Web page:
The catastrophic wildfire on the island of Maui in Hawaii constitutes the deadliest disaster in the history of that state and the deadliest wildfire in the modern era. Fanned by the winds of one of the strongest Pacific basin hurricanes in years, it took the flames just minutes to destroy over 80% of the town of Lahaina. With 115 killed, 800 missing, and over 2,000 homes destroyed, the town of Lahaina, the island of Maui, and the state of Hawaii have been forever changed and will need billions of dollars in assistance to recover.
As Hawaii residents continue to grapple with the severity and extent of the devastation, millions of households in California, Nevada, and Arizona faced catastrophic flooding, wind, and landslides caused by Tropical Storm Hilary. In the lead up to the storm, outreach workers, emergency managers, community members, and advocates worked tirelessly to assist their unhoused and unsheltered neighbors, who are among those most at risk of the impacts of disasters. After the record-setting rainfall brought by the storm, households and communities across the region are now assessing the damage. Our thoughts are with all the people impacted by the wildfires and floods, especially people experiencing homelessness, Native communities, and others with extremely low incomes.
Disasters are increasing in frequency and severity due to climate change, and the lowest-income and most marginalized people and communities are consistently the hardest-hit. People experiencing homelessness, low-income seniors, people with disabilities, and other historically marginalized people are least able to evacuate prior to a disaster, and least likely to have resources to recover afterward. Despite the tremendous need, these populations are consistently left behind by our country’s disaster housing recovery and rebuilding system.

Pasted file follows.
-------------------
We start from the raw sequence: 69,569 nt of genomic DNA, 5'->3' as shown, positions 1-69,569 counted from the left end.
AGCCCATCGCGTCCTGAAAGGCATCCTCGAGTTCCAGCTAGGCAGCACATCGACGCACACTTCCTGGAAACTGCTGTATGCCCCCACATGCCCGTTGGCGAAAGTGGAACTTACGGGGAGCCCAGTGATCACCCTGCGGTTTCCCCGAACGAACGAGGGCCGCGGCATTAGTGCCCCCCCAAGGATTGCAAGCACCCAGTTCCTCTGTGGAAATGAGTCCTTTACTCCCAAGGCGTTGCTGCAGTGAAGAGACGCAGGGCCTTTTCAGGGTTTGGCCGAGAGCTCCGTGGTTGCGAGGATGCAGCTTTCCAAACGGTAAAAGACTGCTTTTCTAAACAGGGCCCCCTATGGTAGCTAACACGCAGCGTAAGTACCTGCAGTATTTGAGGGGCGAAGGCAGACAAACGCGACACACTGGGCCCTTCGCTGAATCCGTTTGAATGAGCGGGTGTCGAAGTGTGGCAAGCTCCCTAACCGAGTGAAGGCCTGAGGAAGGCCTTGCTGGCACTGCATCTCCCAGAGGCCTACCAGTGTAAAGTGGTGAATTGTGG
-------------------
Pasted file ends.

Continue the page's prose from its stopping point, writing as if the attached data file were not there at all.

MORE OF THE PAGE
The NLIHC-led Disaster Housing Recovery Coalition (DHRC) – a group of over 900 local, state, and national organizations working to ensure that all disaster survivors receive the assistance they need to recover – works to right these wrongs and advocates for comprehensive reform to America’s broken disaster housing recovery system. Together, we are calling on Congress to quickly pass an emergency disaster supplemental bill to fund FEMA disaster response in Hawaii and the Southwest, and for Congress to ensure that long-term recovery and rebuilding assistance can quickly and effectively reach those most impacted by disasters by including the “Reforming Disaster Recovery Act” in the supplemental bill.
We will continue to track the impacts of the Maui wildfire and Tropical Storm Hilary on people with the lowest incomes and work to ensure the availability and accessibility of disaster assistance for those with the greatest needs. Our principles for an equitable recovery will guide our work as we advocate for Congress and the Biden administration to advance our top disaster housing recovery and rebuilding priorities.
Together, we must ensure that the lowest-income and most marginalized survivors have access to safe, stable, accessible housing as they and their communities recover and rebuild. We remain deeply committed to working with our partners in all impacted communities, and with national and other allies, to achieve an equitable and complete housing recovery that prioritizes the needs of the lowest-income and most marginalized people, including renters and people experiencing homelessness.